"I want to trash them for this insanity and ignorance. . . my blog is read by everyone in this area, including the media. I’d like a quote like ‘The authors of SuperFreakonomics have utterly misrepresented my work,’ plus whatever else you want to say."Caldeira did not provide the requested quote, what he did say according to Dubner was:
“The only significant error,” he wrote to Romm, “is the line: ‘carbon dioxide is not the right villain in this fight.’ That is just wrong and I never would have said it. On the other hand, I f&@?ed up. They sent me the draft and I approved it without reading it carefully and I just missed it. … I think everyone operated in good faith, and this was just a mistake that got by my inadequate editing.”Is that the story that you get from Romm? Not even close. Romm spins and lies instead. Dubner explains how Romm didn't report the full story from Caldeira, but instead twisted it into a smear by reporting an untruth: "Levitt and Dubner didn’t run this quote by Caldeira . . ." We know from Dubner and confirmed by Caldeira that
For his part Caldeira expresses some regret at being drawn into the dispute:
. . . Caldeira did see that line, and the rest of the chapter too, not once but twice.But that didn’t seem to matter. While Romm’s post never actually delivered the Caldeira quotes teased in the headline – that it was “an inaccurate portrayal of me” and “misleading” – the point was clear to any reader: everything SuperFreakonomics says about global warming must be wrong because the main climate scientist they write about has refuted what he said. It’s hard to blame the bloggers who subsequently repeated this story: if you didn’t know it was false, it would have seemed pretty newsworthy. It’s also hard to misinterpret what’s going on here. Now that global warming has transcended science to become a political issue, the rules of politics apply: if you don’t like someone’s position, attack their credibility.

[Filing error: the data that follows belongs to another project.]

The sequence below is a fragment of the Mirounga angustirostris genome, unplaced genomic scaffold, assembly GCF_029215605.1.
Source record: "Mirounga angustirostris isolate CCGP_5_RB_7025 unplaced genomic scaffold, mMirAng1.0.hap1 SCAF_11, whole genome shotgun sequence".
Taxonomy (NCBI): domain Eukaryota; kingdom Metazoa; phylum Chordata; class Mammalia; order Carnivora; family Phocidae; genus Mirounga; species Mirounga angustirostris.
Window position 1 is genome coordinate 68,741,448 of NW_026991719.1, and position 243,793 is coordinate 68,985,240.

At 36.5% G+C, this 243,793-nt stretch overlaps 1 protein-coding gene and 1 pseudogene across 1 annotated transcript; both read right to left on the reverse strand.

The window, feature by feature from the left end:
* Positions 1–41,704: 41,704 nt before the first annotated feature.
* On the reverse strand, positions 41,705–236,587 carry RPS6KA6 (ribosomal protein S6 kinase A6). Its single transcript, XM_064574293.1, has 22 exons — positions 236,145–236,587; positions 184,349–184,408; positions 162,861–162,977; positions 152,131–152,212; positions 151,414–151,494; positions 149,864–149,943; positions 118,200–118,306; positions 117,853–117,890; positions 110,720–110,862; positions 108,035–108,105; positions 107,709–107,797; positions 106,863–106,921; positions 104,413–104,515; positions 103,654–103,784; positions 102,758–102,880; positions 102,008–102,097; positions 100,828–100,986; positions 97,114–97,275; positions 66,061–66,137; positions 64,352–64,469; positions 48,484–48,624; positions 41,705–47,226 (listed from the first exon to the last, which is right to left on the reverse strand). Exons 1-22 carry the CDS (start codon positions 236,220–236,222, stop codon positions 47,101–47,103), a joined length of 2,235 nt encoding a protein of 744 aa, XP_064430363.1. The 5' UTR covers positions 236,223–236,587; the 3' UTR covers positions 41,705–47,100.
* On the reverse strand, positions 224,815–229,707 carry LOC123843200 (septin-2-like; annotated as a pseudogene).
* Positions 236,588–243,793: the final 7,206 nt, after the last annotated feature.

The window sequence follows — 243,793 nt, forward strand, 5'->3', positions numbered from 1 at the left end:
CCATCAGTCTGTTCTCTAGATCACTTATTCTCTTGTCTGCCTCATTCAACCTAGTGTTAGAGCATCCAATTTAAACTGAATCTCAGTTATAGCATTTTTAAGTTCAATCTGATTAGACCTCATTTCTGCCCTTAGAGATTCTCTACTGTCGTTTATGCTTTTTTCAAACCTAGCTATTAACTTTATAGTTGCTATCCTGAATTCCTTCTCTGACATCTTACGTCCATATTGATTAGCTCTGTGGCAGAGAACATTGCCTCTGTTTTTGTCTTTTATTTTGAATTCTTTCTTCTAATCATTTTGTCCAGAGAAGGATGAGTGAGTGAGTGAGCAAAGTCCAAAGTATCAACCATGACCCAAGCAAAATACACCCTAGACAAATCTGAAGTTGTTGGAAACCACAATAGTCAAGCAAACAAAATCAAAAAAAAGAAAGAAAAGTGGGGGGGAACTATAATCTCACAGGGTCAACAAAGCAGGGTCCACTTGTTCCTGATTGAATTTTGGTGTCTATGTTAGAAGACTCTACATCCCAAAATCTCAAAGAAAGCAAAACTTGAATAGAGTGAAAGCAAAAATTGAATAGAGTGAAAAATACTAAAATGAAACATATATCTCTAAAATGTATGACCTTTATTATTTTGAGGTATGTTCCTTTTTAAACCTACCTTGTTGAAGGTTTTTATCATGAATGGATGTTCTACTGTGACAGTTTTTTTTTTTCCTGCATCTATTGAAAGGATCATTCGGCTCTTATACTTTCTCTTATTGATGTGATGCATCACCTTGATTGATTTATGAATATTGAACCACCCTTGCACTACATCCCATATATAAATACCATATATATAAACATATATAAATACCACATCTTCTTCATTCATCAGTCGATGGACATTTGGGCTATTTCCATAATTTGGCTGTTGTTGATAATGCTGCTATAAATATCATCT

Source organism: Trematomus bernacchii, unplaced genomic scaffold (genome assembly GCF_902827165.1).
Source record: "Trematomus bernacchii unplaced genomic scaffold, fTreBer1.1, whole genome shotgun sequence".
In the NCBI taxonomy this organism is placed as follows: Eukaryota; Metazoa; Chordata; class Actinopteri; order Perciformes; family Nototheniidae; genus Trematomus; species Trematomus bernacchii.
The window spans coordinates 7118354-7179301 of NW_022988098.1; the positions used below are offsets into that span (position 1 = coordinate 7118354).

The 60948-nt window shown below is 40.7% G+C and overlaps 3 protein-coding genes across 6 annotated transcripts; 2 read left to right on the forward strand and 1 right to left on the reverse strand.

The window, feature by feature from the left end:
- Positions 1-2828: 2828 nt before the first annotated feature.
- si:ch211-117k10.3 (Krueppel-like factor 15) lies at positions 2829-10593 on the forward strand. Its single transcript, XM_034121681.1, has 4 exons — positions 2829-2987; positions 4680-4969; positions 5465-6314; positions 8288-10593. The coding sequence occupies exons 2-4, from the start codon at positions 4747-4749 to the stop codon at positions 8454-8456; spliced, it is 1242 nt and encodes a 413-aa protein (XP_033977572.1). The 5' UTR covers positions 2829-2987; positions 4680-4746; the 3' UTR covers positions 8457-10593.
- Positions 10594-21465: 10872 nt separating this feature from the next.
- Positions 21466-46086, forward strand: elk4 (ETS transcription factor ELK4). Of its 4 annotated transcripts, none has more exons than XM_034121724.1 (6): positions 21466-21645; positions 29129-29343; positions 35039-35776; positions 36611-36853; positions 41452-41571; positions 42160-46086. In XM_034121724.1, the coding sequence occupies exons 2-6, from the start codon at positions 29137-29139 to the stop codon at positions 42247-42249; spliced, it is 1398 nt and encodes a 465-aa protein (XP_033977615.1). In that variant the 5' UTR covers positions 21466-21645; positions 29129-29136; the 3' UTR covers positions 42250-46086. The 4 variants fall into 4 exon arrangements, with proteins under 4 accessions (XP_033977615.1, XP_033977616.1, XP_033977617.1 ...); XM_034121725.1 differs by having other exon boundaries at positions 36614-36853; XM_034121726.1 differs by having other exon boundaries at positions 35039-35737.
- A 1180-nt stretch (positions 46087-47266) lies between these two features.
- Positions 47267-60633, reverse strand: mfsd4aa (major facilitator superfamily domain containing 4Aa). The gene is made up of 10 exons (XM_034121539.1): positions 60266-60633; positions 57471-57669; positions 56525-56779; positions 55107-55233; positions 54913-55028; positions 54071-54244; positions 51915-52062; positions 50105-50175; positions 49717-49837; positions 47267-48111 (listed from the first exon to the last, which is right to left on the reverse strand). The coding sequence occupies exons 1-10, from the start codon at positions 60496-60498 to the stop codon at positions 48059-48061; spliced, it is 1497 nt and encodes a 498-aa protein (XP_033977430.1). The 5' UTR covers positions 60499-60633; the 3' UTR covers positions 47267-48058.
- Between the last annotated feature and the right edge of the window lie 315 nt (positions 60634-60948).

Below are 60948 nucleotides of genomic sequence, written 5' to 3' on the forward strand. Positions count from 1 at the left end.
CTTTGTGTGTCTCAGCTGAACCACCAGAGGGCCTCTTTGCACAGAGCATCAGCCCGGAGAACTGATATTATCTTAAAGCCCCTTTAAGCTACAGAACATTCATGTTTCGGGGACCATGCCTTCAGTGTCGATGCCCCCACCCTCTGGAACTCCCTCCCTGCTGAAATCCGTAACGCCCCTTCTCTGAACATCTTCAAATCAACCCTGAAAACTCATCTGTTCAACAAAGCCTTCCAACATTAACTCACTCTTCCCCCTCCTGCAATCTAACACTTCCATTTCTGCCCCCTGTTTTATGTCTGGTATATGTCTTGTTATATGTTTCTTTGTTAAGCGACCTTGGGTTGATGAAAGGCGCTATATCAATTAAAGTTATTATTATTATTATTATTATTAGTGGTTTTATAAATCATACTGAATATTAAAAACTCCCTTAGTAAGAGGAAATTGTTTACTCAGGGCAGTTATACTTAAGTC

“I was drawn in by Romm and Al Gore’s assistant into critiquing other parts of the chapter. Rather than acting deliberately, I panicked and commented on things that I now wish I would have been silent on. It was obviously a mistake to let myself get drawn into this, and I learned a quick and hard lesson in public relations.”Caldeira also said of the book and its authors:
“I believe all of the ideas attributed to me are based on fact, with the exception of the ‘carbon dioxide is not the right villain’ line,” he wrote. “That said, when I am speaking, I place these facts in a very different context and draw different policy conclusions.” He added that “I believe the authors to have worked in good faith. They draw different conclusions than I draw from the same facts, but as authors of the book, that is their prerogative.”Dubner accepts Caldeira's critique, and even though Caldeira had two chances to correct the text before publication:
I understand why Caldeira now feels that the “villain” line overstates his position. I certainly wish we had discussed amending it earlier, and it’s probably a good idea to change that linein future editions of the book.The story here is a climate scientist being played as a fool in the political battle over climate change. Joe Romm often engages in some pretty dirty politics in smearing the credibility of people whose views that he disagrees with, which in the past has included me. That people play dirty politics is not a surprise. That Joe Romm is taken seriously by the mainstream media and the mainstream scientific community says a lot about them as well.